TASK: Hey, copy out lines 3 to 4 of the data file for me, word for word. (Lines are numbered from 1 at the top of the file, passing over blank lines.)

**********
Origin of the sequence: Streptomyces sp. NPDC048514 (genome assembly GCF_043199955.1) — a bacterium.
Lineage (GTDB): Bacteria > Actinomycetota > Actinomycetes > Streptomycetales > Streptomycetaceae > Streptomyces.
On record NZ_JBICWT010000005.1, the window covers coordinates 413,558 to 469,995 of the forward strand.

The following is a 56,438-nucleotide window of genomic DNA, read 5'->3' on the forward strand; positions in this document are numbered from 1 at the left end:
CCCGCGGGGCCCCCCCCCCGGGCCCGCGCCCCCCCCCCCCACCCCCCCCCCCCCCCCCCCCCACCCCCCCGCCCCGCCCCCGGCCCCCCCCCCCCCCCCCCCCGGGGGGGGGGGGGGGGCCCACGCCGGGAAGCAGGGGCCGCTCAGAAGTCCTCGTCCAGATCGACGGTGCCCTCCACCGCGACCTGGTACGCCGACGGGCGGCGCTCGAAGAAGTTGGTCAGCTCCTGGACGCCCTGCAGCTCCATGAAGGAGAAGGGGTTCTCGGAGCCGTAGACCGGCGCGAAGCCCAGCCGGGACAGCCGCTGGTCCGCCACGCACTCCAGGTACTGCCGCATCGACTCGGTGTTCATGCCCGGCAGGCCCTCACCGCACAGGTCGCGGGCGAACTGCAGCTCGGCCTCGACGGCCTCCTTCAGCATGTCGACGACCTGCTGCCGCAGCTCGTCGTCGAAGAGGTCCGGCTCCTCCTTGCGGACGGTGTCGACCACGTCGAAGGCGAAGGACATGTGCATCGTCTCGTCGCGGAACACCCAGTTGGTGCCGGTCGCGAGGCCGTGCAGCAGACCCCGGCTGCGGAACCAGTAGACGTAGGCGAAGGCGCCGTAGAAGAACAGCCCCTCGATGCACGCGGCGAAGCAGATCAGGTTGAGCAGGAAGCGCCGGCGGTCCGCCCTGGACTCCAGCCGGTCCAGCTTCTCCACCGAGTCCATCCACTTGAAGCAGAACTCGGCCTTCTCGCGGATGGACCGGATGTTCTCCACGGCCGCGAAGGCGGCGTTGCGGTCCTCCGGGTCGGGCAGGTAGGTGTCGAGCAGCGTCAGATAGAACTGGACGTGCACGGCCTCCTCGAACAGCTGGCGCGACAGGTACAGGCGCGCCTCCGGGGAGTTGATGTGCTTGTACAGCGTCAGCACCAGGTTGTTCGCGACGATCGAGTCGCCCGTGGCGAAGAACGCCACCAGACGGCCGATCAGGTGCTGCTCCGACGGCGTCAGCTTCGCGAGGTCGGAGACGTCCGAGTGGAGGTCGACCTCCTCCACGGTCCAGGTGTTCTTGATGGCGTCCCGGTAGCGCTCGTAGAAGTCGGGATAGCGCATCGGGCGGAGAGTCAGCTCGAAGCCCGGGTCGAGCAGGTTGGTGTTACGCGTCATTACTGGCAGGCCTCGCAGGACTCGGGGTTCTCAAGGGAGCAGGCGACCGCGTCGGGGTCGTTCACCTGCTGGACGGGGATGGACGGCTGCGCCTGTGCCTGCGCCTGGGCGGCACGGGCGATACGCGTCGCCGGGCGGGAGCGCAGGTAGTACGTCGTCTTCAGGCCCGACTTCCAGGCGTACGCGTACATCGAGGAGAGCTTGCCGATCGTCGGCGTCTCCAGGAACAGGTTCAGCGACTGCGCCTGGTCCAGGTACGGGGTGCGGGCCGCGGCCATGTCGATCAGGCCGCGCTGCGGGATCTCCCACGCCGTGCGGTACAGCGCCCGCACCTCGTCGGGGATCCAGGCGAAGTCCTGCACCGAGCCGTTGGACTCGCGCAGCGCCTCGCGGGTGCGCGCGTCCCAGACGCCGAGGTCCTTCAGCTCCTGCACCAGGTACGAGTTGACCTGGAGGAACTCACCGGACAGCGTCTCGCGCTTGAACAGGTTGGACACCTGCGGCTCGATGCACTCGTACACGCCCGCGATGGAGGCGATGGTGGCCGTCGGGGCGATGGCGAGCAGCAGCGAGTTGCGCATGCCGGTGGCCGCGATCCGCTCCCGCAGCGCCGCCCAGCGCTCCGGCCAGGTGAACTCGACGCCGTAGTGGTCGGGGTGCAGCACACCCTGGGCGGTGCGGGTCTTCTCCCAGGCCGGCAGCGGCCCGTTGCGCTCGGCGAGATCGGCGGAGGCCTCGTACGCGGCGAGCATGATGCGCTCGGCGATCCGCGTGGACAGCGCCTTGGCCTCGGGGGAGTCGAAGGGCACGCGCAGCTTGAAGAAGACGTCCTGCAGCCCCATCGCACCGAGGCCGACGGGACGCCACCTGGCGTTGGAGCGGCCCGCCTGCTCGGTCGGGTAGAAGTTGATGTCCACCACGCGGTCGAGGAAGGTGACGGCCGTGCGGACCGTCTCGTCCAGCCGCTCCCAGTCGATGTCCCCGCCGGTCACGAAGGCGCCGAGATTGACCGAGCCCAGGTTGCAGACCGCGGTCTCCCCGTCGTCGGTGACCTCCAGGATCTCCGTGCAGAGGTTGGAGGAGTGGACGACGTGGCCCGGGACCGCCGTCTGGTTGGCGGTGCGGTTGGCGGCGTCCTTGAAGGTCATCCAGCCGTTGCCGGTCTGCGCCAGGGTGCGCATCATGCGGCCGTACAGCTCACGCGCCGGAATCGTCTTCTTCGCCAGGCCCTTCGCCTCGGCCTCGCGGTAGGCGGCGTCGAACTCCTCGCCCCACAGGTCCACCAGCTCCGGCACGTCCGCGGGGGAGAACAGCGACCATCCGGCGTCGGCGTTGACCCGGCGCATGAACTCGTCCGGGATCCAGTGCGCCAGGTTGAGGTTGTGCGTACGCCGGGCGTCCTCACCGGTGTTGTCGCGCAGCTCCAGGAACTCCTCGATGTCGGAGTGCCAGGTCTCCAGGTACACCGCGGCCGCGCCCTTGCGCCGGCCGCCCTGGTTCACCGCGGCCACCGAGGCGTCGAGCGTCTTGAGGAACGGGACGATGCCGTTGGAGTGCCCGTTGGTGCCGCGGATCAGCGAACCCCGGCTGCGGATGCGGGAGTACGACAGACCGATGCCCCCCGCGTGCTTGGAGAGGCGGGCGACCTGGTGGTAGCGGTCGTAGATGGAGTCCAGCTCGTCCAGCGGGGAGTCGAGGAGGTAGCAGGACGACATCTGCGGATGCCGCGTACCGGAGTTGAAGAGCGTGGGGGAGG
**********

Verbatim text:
On record NZ_JBICWT010000005.1, the window covers coordinates 413,558 to 469,995 of the forward strand.

The following is a 56,438-nucleotide window of genomic DNA, read 5'->3' on the forward strand; positions in this document are numbered from 1 at the left end: